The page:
Let’s start once again with the 911 Turbo. The launch control process couldn’t be simpler; irrespective of drive mode or ESP mode or transmission mode, simply press firmly on the brake with your left foot to illuminate ‘HOLD’ on the dash and floor the throttle with your right foot to activate launch control.
The revs flare to just over 5000rpm, the clutches are dropped when you lift your left foot and you’d best be hanging on. All four wheels spin through first gear but second is quickly snatched and each successive ratio is hungrily devoured in turn.
On its very first run in 32°C ambient the 911 Turbo clocks 0-100km/h in 2.827sec. That it matches its claim is a surprise as Porsches normally beat them, but that is still an absurd number. The timing equipment we’re using requires a separate run for each speed or distance calculation, so two more runs are needed to collate the necessary data.
Normal service is resumed on the next run, the 911 hitting 200km/h in 9.252sec, smashing its claim by almost half a second, then recording a 10.545sec quarter mile at 214.3km/h. All three figures are quicker than those we recorded in the previous generation 911 Turbo S.
Activating launch control in the Taycan is an identical process but the experience is very different. The launch, when it comes, is even more shocking for a couple of reasons. To begin with there is next to no sound, just the faint hum of the sound synthesiser; somehow the 911’s rev spike primes your senses for the physical onslaught but there is no such preparation in the Taycan.
Furthermore, the electric motors deliver maximum torque instantly and waste next to no tractive motion in wheelspin, the only hint that there is any at all being two faint black lines left on the tarmac.
It takes a mere 2.552sec for the Taycan Turbo S to become the quickest accelerating vehicle MOTOR has ever tested, besting the 911 Turbo by a whopping 0.028sec. But as the famous philosopher Dominic Toretto one said, “it doesn’t matter if you win by an inch or a mile, winning’s winning”.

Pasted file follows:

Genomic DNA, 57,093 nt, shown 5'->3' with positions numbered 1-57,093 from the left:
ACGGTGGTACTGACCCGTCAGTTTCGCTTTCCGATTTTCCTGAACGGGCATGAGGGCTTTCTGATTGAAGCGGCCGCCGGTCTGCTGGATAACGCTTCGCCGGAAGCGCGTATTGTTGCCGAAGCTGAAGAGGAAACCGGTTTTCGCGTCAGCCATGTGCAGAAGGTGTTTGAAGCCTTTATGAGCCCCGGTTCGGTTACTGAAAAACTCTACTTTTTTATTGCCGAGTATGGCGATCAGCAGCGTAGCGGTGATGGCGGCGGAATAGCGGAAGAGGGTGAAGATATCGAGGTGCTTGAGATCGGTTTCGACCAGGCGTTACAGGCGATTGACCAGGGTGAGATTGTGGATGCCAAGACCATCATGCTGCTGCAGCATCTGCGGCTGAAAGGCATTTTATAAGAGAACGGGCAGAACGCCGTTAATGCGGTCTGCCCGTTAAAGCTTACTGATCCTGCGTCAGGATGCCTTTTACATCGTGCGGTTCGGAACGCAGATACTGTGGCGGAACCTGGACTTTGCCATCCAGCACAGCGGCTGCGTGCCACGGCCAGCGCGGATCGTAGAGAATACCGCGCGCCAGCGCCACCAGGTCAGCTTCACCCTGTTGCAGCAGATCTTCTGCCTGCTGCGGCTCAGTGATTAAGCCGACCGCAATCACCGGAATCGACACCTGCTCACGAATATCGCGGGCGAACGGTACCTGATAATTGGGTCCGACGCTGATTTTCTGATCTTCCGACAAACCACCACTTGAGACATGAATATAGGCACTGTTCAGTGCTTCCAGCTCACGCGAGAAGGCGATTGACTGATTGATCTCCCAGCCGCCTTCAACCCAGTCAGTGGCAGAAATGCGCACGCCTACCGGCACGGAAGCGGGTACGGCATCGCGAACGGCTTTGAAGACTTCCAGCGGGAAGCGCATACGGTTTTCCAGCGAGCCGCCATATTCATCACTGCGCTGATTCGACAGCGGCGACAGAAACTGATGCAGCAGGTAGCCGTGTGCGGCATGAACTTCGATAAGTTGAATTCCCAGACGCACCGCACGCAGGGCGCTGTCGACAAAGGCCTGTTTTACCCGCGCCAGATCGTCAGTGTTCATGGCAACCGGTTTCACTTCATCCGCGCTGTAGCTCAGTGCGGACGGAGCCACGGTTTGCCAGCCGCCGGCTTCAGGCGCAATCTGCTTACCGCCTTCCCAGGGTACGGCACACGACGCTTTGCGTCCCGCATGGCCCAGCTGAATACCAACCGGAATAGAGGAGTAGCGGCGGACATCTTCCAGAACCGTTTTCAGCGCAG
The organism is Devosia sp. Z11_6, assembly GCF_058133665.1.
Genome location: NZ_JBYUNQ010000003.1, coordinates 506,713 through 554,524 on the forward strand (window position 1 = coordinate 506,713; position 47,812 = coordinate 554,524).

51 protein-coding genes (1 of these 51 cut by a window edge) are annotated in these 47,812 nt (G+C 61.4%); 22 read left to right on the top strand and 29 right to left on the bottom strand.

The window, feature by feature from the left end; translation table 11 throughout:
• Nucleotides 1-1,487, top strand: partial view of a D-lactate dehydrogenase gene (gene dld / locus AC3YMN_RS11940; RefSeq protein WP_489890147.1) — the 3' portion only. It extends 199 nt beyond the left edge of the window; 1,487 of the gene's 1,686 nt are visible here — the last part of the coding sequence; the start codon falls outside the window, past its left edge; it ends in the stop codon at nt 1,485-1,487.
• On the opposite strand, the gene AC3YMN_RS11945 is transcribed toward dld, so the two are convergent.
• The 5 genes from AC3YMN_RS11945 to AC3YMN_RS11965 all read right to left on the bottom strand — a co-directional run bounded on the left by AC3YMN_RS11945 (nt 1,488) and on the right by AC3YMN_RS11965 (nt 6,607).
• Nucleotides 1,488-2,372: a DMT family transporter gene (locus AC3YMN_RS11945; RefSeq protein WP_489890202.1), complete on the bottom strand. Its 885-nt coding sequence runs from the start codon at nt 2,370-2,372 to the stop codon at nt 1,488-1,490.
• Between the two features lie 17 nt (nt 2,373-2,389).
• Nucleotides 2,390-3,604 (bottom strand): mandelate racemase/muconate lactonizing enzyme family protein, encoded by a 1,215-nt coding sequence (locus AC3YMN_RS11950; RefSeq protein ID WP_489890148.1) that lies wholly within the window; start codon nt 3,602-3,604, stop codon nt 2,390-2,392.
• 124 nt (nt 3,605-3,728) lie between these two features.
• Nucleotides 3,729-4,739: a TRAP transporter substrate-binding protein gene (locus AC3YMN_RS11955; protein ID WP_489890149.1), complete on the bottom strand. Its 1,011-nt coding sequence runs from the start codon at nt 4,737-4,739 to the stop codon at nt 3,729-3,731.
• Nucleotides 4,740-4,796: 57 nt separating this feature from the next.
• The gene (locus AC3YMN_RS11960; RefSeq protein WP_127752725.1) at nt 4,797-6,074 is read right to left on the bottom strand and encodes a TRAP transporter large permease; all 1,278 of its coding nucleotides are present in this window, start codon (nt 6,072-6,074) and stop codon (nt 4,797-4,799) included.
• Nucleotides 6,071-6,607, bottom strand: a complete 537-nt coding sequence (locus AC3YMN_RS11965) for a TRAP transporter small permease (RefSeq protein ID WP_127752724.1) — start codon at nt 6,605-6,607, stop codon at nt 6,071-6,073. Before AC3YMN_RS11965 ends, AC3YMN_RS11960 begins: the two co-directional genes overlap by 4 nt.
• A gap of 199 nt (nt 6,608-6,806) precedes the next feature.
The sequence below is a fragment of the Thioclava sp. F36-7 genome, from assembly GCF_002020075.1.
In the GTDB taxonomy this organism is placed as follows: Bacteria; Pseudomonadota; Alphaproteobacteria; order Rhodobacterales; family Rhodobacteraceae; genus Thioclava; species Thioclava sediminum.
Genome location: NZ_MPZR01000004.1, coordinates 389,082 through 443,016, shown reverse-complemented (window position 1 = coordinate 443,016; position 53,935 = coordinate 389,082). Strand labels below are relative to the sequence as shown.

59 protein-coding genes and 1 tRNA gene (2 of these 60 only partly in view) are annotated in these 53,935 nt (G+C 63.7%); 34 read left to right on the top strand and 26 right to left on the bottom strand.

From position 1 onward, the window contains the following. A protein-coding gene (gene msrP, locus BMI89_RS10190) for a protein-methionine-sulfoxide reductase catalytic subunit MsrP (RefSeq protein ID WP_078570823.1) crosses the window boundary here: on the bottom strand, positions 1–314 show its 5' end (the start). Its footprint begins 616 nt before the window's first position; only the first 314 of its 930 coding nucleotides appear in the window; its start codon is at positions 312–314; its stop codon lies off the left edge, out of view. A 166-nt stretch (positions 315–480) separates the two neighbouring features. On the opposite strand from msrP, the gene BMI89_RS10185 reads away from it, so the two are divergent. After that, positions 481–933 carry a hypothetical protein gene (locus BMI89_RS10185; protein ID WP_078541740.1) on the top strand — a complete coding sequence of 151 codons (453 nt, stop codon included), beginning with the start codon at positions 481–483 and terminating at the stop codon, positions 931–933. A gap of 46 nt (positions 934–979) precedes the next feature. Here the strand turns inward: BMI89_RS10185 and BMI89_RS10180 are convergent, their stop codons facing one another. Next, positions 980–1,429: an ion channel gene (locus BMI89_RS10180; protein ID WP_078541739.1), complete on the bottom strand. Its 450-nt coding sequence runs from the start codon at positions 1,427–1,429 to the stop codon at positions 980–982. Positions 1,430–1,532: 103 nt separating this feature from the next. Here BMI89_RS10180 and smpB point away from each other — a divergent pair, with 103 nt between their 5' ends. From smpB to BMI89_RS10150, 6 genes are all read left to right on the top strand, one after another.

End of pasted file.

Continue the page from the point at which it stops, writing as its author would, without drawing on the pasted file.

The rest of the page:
It can go quicker, with the best time we witnessed an amazing 2.46sec, but the process is so automated that the hundredths' difference is down to software, wind direction and even margin of error in the timing equipment.
The experience is both thrilling and uncomfortable, repeated launches resulting in a queasiness akin to seasickness. You become unpleasantly aware of your internal organs and your eyes feel as though they protrude from your head under the onslaught of longitudinal g-force, but having bolted off the line, the Taycan can’t sustain the charge (pardon the pun).
Regardless, 0-200km/h in 9.658sec and a 10.886sec quarter mile at 211.15km/h is still insanely quick. That an electric Porsche is a sprint star should surprise no one; after all, it’s a discipline that’s perfectly suited to the performance characteristics of battery power.
What does raise eyebrows is the claim the Taycan is not just a true Porsche but a sportscar at that.
Before assessing the veracity of that claim, it’s back into the 911 Turbo for some hot laps. If they were a chilli they’d be a Red Savina Habanero; not the absolute hottest (world’s 10th hottest chilli, apparently) but still enough to blow your head off and leave you gasping. Arguably the craziest thing about the 911 Turbo is that it’s a mid-10sec car yet feels eminently manageable on track.
In part this is due to the ease of operation: leave the gearbox in auto and it’s flawless in its shift logic; leave the ESP fully on (let alone the more lenient Sport Mode) and it will almost never intervene; you can even drive the 911 Turbo like you would a conventional car and make extremely rapid progress.
Should you put in a bit of effort to adapt your driving to its strengths, however, it’s devastating in its effectiveness. The brakes will literally have your skin hanging from your cheeks as they wash off 180km/h into turn one in the space of 100 metres.
Maintaining brake pressure into the corner pins the nose and, if you’re really clever, rotates the rear slightly, a process aided by the all-wheel steering. This allows you to feed the throttle to 100 per cent in one smooth motion and accelerate out of corners like you’re in fast forward.
This is why the gearbox is best left in auto; it accelerates so quickly that your chances of perfectly timing the shift before clattering into the rev limiter are slim.
A tight schedule prevented the recording of a representative lap time, but the fact the onboard camera suggests I was lapping in the 1:27sec region while doing in-car pieces for video should give you some idea of the car’s potency. For reference, Rick Kelly managed a 1:27.3sec lap in a Mercedes-AMG GT C during PCOTY 2019 testing.
The 911 Turbo’s other mind-blowing feature is its stamina. It's a heavy car on steel brakes and regular (albeit high-performance) road tyres, yet it will lap constantly and leave the driver a sweating, gibbering mess before it wilts. Only after a full day of journo punishment did the brakes begin to emit a slight groan.
Apart from the driver, the only limiting factor will be its thirst for fuel; after a hard session the fuel reserve light came on with an estimated range-to-empty of 70km despite the 67-litre fuel tank being 6/10ths full. Ouch.